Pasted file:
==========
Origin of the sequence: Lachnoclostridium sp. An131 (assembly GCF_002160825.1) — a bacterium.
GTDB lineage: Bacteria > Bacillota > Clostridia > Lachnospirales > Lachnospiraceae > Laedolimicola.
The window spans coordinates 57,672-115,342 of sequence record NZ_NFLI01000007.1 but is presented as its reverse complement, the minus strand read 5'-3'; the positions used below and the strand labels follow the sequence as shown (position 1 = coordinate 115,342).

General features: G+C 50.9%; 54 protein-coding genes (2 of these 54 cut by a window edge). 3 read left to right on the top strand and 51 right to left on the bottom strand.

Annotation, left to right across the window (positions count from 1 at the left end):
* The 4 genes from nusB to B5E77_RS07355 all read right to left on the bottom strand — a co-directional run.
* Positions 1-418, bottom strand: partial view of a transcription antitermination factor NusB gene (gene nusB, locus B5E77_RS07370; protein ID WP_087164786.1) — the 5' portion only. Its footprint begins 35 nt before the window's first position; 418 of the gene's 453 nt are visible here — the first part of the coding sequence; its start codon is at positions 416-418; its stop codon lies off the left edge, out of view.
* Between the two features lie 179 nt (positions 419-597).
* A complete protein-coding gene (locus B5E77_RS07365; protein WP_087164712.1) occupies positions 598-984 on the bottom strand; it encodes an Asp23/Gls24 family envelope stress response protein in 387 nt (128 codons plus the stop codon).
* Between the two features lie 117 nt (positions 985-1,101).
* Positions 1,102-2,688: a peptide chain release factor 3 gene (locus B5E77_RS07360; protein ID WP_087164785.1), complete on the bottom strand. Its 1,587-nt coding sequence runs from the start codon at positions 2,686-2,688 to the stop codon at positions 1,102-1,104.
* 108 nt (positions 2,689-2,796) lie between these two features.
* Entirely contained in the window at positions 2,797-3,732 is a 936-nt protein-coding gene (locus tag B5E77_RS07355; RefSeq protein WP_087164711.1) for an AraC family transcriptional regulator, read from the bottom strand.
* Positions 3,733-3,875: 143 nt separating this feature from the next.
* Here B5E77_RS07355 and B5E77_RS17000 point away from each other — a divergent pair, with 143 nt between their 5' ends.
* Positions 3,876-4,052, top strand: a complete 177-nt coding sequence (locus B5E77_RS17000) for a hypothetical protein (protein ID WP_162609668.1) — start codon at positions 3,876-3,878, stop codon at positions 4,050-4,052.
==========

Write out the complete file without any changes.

Origin of the sequence: Lachnoclostridium sp. An131 (assembly GCF_002160825.1) — a bacterium.
GTDB lineage: Bacteria > Bacillota > Clostridia > Lachnospirales > Lachnospiraceae > Laedolimicola.
The window spans coordinates 57,672-115,342 of sequence record NZ_NFLI01000007.1 but is presented as its reverse complement, the minus strand read 5'-3'; the positions used below and the strand labels follow the sequence as shown (position 1 = coordinate 115,342).

General features: G+C 50.9%; 54 protein-coding genes (2 of these 54 cut by a window edge). 3 read left to right on the top strand and 51 right to left on the bottom strand.

Annotation, left to right across the window (positions count from 1 at the left end):
* The 4 genes from nusB to B5E77_RS07355 all read right to left on the bottom strand — a co-directional run.
* Positions 1-418, bottom strand: partial view of a transcription antitermination factor NusB gene (gene nusB, locus B5E77_RS07370; protein ID WP_087164786.1) — the 5' portion only. Its footprint begins 35 nt before the window's first position; 418 of the gene's 453 nt are visible here — the first part of the coding sequence; its start codon is at positions 416-418; its stop codon lies off the left edge, out of view.
* Between the two features lie 179 nt (positions 419-597).
* A complete protein-coding gene (locus B5E77_RS07365; protein WP_087164712.1) occupies positions 598-984 on the bottom strand; it encodes an Asp23/Gls24 family envelope stress response protein in 387 nt (128 codons plus the stop codon).
* Between the two features lie 117 nt (positions 985-1,101).
* Positions 1,102-2,688: a peptide chain release factor 3 gene (locus B5E77_RS07360; protein ID WP_087164785.1), complete on the bottom strand. Its 1,587-nt coding sequence runs from the start codon at positions 2,686-2,688 to the stop codon at positions 1,102-1,104.
* 108 nt (positions 2,689-2,796) lie between these two features.
* Entirely contained in the window at positions 2,797-3,732 is a 936-nt protein-coding gene (locus tag B5E77_RS07355; RefSeq protein WP_087164711.1) for an AraC family transcriptional regulator, read from the bottom strand.
* Positions 3,733-3,875: 143 nt separating this feature from the next.
* Here B5E77_RS07355 and B5E77_RS17000 point away from each other — a divergent pair, with 143 nt between their 5' ends.
* Positions 3,876-4,052, top strand: a complete 177-nt coding sequence (locus B5E77_RS17000) for a hypothetical protein (protein ID WP_162609668.1) — start codon at positions 3,876-3,878, stop codon at positions 4,050-4,052.